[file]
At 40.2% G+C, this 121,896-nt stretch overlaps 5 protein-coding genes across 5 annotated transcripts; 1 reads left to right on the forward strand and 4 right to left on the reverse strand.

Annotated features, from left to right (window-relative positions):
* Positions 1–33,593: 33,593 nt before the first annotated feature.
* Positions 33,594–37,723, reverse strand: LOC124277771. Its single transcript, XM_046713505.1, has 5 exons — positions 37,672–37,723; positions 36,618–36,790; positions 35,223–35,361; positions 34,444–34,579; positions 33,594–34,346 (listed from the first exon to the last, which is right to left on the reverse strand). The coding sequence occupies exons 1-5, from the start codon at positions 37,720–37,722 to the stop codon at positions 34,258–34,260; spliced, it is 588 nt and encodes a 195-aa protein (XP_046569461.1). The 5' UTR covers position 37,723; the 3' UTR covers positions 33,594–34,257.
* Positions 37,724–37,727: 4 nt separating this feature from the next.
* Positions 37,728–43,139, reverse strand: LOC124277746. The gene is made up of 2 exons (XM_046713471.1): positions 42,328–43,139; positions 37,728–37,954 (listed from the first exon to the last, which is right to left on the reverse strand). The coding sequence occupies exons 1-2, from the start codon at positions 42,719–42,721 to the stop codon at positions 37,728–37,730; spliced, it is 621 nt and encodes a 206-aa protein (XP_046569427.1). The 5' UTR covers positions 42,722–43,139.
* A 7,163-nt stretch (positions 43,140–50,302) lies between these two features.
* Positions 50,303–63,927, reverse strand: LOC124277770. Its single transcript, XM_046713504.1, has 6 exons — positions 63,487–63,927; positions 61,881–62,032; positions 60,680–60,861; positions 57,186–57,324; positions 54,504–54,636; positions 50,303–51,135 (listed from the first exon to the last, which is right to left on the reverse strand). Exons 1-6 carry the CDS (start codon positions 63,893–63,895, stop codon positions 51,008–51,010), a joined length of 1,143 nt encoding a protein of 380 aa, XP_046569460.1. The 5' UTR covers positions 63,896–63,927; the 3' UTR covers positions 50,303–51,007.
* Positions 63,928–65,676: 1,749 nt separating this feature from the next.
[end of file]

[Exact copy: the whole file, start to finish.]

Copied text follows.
At 40.2% G+C, this 121,896-nt stretch overlaps 5 protein-coding genes across 5 annotated transcripts; 1 reads left to right on the forward strand and 4 right to left on the reverse strand.

Annotated features, from left to right (window-relative positions):
* Positions 1–33,593: 33,593 nt before the first annotated feature.
* Positions 33,594–37,723, reverse strand: LOC124277771. Its single transcript, XM_046713505.1, has 5 exons — positions 37,672–37,723; positions 36,618–36,790; positions 35,223–35,361; positions 34,444–34,579; positions 33,594–34,346 (listed from the first exon to the last, which is right to left on the reverse strand). The coding sequence occupies exons 1-5, from the start codon at positions 37,720–37,722 to the stop codon at positions 34,258–34,260; spliced, it is 588 nt and encodes a 195-aa protein (XP_046569461.1). The 5' UTR covers position 37,723; the 3' UTR covers positions 33,594–34,257.
* Positions 37,724–37,727: 4 nt separating this feature from the next.
* Positions 37,728–43,139, reverse strand: LOC124277746. The gene is made up of 2 exons (XM_046713471.1): positions 42,328–43,139; positions 37,728–37,954 (listed from the first exon to the last, which is right to left on the reverse strand). The coding sequence occupies exons 1-2, from the start codon at positions 42,719–42,721 to the stop codon at positions 37,728–37,730; spliced, it is 621 nt and encodes a 206-aa protein (XP_046569427.1). The 5' UTR covers positions 42,722–43,139.
* A 7,163-nt stretch (positions 43,140–50,302) lies between these two features.
* Positions 50,303–63,927, reverse strand: LOC124277770. Its single transcript, XM_046713504.1, has 6 exons — positions 63,487–63,927; positions 61,881–62,032; positions 60,680–60,861; positions 57,186–57,324; positions 54,504–54,636; positions 50,303–51,135 (listed from the first exon to the last, which is right to left on the reverse strand). Exons 1-6 carry the CDS (start codon positions 63,893–63,895, stop codon positions 51,008–51,010), a joined length of 1,143 nt encoding a protein of 380 aa, XP_046569460.1. The 5' UTR covers positions 63,896–63,927; the 3' UTR covers positions 50,303–51,007.
* Positions 63,928–65,676: 1,749 nt separating this feature from the next.